Common Cause #4: Trackpad Damage/Misalignment

    In my case, this was the source of all my phantom cursor woes. Over time, (and partially due to playing too many video games that caused me to do vigorous clicking) my trackpad had gotten slightly depressed, sending it out of alignment and causing my computer to read it as constantly being clicked on.

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    In the case of my MacBook, my Mac-savvy roommate saved the day. He removed the battery from my laptop’s case, and used gentle pressure with his fingers to nudge the battery housing very slightly just underneath the trackpad. This slight pressure was just enough to pop the trackpad up a few millimeters into its correct position.

    What about you guys? Have you ever had a “phantom cursor” problem? And if so, how did you solve it? Tell us in the comments section below!

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    Tucker Cummings

    Writer and social media professional sharing productivity tips on Lifehack.

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    Last Updated on December 18, 2020

    Can Technology have Biases Like Humans?

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    Can Technology have Biases Like Humans?

    Technology has taken a vantage leap in providing solutions for man. Before now, technology used to appear complex and would require a great deal of expertise to handle solutions available. Today, we have technology applicable in the simplest human activities as smart products with intelligent algorithms powering them as they make error-free judgments and provide intelligent and analytic solutions.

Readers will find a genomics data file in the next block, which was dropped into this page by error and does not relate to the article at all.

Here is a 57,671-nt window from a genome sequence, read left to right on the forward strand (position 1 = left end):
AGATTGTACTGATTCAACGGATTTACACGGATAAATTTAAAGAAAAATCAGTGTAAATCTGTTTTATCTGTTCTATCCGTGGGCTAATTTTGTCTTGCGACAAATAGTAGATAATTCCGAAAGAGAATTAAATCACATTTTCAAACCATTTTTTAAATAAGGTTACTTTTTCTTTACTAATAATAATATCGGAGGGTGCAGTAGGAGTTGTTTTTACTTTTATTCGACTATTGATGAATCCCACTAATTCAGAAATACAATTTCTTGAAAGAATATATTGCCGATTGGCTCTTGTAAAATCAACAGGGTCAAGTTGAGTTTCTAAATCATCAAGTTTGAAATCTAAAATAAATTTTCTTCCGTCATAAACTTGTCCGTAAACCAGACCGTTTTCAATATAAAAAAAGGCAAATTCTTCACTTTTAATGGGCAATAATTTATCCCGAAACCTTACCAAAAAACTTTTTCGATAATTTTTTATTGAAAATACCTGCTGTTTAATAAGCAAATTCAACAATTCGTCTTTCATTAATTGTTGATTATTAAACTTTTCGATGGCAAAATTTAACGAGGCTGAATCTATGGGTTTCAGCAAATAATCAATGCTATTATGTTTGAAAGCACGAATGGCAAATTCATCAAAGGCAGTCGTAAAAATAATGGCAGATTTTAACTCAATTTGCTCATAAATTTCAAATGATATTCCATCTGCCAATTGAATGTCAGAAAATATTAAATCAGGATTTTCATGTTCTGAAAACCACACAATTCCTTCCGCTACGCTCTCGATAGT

Does technology have all the answers?

    This article from Credit Suisse, tells us that technology does not have all the answers because it has been found to exhibit “similar biases,” as humans. No one can discredit the impact of technology, but it is not totally free of human input and this is the reason we experience these biases in many areas we have technology holding foot.

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    Creating technological solutions transparently

    This article suggests that the process of creating technological solutions be made transparent and subject to contribution from many people who would end up as users of the product – male, female, young, old, learned, unlearned and all other preferences as we have them. It also underscores the importance of having women on product development teams. This approach is not sure to eliminate all forms of bias, but it is a good way to start in order to appraise the full benefits of technology.

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    Technology as the connecting tool

    Technology so far has been a major connecting tool amongst us humans. It is used and appreciated by all regardless of race, language and sex. In order to keep it less subjective to these arguments about human biases. I believe we should gather opinions on products and solutions before making them available to the public. This could be done by gathering input from intended target users and receiving feedback across the stages of production.

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    “Recognizing the problem is a start…success will depend on inclusive technologies that meet this vast untapped market.” This cannot be more apt especially at a time when we look up to technology for solutions. We should not muzzle our progress with technology by battling algorithm bias. The first way to avoid this battle is by reading this article here.